Concluding Our Time at the Fab Lab

This week marked our last class at the Champaign Community Fab Lab, an innovative and dynamic maker space located on the campus of the University of Illinois. While in previous classes we have worked with soldering joints, encoding Arduino Uno circuit boards using Arduino’s open-sourced software, and wiring resistors and LED lights into breadboards, this week was the culmination of all our of efforts. We were able to finally assemble the photo resistor in its entirety. While in the past two weeks we took care of the actual photo resistor and its assembly, we still needed to create a structure that would house the part. In order to do this, Clinton and Julia, our two exponentially patient teachers, instructed us on the basics of Inkscape (a graphics editor similar to Adobe Photoshop), and on using the two laser cutters housed at the Fab Lab. The objective of utilizing these tools was to assemble a wooden, six-piece cube that would house the photo dependent LED light resistor. As mentioned, the software used to create the designs on the sides of the cubes was Inkscape, a completely free, open-source platform that appears to be user-friendly yet still able to make complex designs. Once the template for the wooden cube was downloaded, some manipulation was required in order to guarantee the fitting of the wood. In order for the laser to properly cut the wood, certain formatting and thickness adjustments had to be made. Using Inkscape, we traced black and white images taken from online, and, once finished, the PDF file was loaded onto the laser cutter. The laser etched the designs into the wood which created the downloaded images in a process called raster scanning, while also making the actual cuts to create the box (called vector scanning). The cutting process lasted just a few minutes, as subtractive manufacturing such as laser cutting can be considerably faster than additive manufacturing, like 3D printing.

Above is a picture of what the design of my wooden house looked like on Inkscape. While it cannot be discerned through this picture, there are very thin red lines outlining six intricate boxes. The red lines indicated to the laser cutter what needed to be vector scanned, while the black indicated a raster scan. Below is an illustration of the actual laser cutting process, during which the box outlines were being cut. The whole process, including both the design creations and actual cutting, lasted less than seven minutes, a stark contrast from the relatively lengthy time required for 3D printing.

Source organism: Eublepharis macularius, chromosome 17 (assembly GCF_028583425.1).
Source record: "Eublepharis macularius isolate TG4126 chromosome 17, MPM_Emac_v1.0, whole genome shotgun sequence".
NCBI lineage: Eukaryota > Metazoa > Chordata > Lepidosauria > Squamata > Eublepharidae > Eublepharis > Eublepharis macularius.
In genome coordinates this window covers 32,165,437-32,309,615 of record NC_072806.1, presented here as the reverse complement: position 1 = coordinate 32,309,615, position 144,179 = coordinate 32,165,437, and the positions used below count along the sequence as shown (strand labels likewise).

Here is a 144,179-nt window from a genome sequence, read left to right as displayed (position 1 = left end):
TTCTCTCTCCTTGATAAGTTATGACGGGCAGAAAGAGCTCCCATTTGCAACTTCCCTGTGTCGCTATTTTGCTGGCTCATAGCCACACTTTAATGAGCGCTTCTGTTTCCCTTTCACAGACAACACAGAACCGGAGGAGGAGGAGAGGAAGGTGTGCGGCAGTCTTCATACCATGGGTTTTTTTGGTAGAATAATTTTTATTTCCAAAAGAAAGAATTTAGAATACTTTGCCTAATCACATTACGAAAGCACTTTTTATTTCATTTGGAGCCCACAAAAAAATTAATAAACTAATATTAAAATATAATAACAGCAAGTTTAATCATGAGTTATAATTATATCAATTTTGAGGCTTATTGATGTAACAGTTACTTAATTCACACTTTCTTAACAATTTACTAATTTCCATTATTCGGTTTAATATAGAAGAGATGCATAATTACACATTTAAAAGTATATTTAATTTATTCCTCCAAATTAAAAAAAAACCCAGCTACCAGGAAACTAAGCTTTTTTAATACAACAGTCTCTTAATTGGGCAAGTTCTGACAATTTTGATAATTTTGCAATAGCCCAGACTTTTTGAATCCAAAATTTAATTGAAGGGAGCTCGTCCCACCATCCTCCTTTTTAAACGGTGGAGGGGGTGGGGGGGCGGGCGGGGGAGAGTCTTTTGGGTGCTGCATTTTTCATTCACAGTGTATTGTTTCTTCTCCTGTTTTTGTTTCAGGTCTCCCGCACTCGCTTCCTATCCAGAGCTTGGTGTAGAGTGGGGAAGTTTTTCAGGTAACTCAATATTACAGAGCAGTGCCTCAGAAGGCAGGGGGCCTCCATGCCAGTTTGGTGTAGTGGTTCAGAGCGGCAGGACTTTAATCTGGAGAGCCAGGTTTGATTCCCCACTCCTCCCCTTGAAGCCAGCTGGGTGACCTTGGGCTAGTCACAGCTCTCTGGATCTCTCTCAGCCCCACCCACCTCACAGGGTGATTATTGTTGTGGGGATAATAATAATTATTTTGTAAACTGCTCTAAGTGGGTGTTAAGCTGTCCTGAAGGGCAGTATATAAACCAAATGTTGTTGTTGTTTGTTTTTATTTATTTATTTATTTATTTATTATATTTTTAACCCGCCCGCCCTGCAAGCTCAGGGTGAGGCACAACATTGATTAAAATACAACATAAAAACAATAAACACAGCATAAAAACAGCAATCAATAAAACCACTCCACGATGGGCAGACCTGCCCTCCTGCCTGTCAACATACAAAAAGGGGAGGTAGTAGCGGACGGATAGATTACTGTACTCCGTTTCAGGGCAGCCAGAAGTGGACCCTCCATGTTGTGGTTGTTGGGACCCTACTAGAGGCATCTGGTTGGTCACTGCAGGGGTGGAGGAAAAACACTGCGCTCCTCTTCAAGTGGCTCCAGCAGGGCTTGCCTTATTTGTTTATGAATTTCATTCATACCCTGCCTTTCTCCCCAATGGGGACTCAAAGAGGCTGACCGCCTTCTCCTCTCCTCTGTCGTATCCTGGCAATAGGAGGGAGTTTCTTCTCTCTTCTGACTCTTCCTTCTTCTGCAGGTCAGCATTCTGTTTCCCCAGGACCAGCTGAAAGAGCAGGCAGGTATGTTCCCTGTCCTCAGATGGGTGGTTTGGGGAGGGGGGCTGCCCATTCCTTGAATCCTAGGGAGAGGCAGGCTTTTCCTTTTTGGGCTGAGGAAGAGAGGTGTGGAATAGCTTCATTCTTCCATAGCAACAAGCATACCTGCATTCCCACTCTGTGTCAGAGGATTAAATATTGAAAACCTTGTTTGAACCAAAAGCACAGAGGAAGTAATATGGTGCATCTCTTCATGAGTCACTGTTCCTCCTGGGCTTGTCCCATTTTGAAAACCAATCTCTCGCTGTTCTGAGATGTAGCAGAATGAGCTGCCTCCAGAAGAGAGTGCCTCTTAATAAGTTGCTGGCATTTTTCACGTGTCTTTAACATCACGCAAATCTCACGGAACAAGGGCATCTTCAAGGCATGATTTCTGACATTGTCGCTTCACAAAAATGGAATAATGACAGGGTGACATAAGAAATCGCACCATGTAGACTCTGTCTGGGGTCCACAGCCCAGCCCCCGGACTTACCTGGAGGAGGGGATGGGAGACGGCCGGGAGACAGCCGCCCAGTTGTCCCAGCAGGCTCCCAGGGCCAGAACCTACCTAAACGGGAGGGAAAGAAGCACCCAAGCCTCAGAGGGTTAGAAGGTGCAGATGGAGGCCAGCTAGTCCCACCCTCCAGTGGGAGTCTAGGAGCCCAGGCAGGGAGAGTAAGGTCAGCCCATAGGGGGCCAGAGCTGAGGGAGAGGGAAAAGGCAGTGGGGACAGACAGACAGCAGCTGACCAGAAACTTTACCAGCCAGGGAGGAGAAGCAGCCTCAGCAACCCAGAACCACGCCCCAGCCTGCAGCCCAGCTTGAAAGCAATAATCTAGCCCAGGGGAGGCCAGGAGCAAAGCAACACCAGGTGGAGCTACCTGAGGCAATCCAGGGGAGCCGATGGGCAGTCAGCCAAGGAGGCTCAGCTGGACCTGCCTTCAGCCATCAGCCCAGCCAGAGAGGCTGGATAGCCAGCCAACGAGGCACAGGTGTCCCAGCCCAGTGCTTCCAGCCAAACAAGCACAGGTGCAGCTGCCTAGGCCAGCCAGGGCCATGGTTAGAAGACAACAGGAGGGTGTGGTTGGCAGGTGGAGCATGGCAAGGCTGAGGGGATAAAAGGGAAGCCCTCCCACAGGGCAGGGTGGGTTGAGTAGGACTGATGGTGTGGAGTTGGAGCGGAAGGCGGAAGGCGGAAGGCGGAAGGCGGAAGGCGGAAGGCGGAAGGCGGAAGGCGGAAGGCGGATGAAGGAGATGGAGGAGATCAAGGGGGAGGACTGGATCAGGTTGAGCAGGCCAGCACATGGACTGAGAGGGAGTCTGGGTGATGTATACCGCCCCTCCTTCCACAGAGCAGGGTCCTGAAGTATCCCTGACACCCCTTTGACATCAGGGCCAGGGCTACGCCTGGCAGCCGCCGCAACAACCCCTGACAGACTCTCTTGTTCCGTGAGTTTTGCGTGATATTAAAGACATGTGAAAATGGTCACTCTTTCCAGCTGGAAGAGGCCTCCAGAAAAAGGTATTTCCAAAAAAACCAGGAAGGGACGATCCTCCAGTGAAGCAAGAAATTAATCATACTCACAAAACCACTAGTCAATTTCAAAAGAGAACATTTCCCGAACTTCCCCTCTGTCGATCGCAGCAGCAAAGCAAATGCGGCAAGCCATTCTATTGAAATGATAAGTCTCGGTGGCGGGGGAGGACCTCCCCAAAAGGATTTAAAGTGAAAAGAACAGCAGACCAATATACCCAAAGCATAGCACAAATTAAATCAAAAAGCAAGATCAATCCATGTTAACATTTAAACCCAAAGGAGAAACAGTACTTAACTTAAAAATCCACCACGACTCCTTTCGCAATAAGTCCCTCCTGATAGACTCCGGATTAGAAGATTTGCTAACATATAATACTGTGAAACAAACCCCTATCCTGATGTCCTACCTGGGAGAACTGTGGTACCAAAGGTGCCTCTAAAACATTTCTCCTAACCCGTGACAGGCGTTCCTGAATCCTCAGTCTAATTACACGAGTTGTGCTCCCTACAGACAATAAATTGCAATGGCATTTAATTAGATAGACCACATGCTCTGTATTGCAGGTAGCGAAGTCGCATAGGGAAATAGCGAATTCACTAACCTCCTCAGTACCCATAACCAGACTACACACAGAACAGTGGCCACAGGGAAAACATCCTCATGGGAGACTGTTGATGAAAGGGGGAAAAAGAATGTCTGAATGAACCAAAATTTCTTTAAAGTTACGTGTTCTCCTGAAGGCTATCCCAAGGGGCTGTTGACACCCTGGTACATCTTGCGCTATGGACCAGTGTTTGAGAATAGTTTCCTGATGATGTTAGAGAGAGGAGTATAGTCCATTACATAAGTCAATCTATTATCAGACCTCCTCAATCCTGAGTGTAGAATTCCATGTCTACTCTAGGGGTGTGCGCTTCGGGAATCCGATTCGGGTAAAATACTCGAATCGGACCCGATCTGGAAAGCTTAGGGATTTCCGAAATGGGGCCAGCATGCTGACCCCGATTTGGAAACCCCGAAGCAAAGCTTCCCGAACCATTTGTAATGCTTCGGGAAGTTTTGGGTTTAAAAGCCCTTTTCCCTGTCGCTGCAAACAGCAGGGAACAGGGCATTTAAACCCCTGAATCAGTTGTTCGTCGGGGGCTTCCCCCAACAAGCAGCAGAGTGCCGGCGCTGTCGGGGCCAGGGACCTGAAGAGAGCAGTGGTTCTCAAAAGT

These past three weeks have exposed to me all that the making world has to offer. While I originally assumed the making revolution focused squarely on 3D printing and additive manufacturing as a whole, this experience has brought about the realization that it is obviously much, much more than that. Going forward, I am excited to see how groups choose to incorporate what we have learned into their final projects.

Final Touches: Laser Engraving

During our final session in the Champaign Urbana Fab Lab, I had the opportunity to create a digital design of a 3D box utilizing the software Inkscape before laser printing said design onto a sheet of wood. As I immensely enjoy graphic design and have spent a great deal of time working in Adobe Photoshop, this process was relatively familiar to me, and therefore was by far the easiest station out of our three sessions. For me, the hardest portion of the process was actually assembling the box itself, once each of the six faces had been designed and cut by the laser. My first mistake was not paying attention to which designs I placed on which faces (assuming they could be assembled in any fashion, which proved otherwise.) Therefore, my favorite face on the box ended up serving as the base, and the side I left blank to serve as the base functioned as a visible side. However, this acted as a valuable lesson for future use of such templates!

I believe that the laser printing capabilities will likely contribute most to our final project from an aesthetic perspective. While our product will likely rely more heavily on 3D printing, mechanics, and (if implemented) the soldering and programming for LED lights, laser engraving could be useful for adding small adjustments, such as a patterned design or engraved logo on the plastic. In the grand scheme of things, I find these skills very useful in a variety of purposes, both functionally and artistically – the ability to create digital designs and transmit them perfectly onto a plethora of materials is one that enables the maker to exact the appearance of their creation, and increases the flexibility and efficiency of the creation process.